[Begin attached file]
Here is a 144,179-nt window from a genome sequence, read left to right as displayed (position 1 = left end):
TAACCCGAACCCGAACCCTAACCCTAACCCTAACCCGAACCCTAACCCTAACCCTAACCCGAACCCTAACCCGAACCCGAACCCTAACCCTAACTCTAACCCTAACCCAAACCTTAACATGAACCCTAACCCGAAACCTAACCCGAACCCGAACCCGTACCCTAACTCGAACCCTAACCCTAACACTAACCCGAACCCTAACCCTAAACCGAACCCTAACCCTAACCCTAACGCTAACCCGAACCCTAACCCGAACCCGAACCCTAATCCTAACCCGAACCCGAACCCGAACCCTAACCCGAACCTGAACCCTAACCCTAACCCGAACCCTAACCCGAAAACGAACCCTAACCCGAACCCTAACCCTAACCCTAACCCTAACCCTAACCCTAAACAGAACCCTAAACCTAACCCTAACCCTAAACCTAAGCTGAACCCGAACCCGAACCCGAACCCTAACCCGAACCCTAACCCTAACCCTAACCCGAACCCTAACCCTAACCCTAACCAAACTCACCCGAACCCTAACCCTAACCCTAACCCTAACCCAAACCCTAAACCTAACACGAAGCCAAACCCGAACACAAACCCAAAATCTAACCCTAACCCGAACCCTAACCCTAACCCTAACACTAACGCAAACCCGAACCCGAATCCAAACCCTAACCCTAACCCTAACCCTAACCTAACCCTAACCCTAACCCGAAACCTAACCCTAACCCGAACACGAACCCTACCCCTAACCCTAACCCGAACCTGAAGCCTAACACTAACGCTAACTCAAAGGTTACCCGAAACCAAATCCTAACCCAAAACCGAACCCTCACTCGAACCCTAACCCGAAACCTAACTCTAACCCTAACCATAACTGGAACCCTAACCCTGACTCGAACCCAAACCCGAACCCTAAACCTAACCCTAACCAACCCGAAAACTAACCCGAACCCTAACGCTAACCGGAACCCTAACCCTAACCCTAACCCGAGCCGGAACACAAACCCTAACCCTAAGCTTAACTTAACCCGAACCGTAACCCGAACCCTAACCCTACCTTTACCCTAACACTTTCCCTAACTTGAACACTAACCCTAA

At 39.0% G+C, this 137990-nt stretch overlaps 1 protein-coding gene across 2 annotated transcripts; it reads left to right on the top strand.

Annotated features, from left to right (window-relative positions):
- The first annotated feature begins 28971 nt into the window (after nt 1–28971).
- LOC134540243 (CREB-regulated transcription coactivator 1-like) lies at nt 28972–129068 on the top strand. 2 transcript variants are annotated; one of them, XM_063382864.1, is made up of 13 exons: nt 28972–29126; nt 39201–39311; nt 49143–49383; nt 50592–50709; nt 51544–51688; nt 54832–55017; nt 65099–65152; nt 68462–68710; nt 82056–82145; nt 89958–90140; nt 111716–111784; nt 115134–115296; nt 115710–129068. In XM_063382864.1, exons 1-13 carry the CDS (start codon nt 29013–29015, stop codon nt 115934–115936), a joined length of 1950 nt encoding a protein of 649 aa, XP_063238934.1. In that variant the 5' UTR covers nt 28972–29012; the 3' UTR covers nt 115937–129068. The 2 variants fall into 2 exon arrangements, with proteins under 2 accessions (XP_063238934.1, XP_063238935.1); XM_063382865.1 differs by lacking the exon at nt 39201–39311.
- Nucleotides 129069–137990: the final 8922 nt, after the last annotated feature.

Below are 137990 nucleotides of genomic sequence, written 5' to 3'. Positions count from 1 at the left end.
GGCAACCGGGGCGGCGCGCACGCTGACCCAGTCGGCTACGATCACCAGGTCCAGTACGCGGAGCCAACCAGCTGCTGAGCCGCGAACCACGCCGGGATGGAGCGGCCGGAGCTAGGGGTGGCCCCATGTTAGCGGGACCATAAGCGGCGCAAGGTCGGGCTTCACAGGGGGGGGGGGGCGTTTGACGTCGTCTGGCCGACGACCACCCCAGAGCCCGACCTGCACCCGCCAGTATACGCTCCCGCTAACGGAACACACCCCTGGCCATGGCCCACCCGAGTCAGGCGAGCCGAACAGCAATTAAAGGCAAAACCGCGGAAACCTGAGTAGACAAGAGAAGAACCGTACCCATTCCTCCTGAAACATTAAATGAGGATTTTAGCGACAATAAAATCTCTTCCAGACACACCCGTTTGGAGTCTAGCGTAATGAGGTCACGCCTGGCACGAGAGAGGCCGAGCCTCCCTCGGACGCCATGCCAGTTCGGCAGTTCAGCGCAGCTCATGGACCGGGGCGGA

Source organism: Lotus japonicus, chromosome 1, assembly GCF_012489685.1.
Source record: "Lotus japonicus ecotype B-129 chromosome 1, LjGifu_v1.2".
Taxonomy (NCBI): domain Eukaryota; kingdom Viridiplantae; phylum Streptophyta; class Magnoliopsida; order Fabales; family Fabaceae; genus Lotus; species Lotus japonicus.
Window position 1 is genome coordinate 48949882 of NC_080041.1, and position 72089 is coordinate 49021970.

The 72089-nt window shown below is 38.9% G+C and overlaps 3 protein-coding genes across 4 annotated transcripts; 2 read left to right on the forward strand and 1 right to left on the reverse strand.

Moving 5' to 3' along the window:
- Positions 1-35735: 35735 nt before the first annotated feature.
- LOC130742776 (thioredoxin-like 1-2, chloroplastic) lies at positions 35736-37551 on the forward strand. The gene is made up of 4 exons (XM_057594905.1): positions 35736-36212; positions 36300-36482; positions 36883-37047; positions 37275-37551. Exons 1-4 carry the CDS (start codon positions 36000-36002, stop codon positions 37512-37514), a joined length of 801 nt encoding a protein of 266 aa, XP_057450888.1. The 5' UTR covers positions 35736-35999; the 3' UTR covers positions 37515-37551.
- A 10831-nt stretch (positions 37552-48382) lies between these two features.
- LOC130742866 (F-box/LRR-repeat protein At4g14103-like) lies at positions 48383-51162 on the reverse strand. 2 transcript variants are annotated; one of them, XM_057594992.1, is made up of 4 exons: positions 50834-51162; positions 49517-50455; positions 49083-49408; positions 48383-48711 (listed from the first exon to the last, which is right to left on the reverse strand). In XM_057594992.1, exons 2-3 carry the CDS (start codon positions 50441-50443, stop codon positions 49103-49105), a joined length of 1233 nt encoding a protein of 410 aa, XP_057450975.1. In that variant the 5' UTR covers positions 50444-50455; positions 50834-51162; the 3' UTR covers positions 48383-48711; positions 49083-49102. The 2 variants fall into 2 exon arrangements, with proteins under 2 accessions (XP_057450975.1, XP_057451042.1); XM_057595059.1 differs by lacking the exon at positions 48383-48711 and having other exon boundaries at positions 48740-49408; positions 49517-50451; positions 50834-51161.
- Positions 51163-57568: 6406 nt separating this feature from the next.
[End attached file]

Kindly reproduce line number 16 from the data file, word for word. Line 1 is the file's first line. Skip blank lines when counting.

- Positions 1-35735: 35735 nt before the first annotated feature.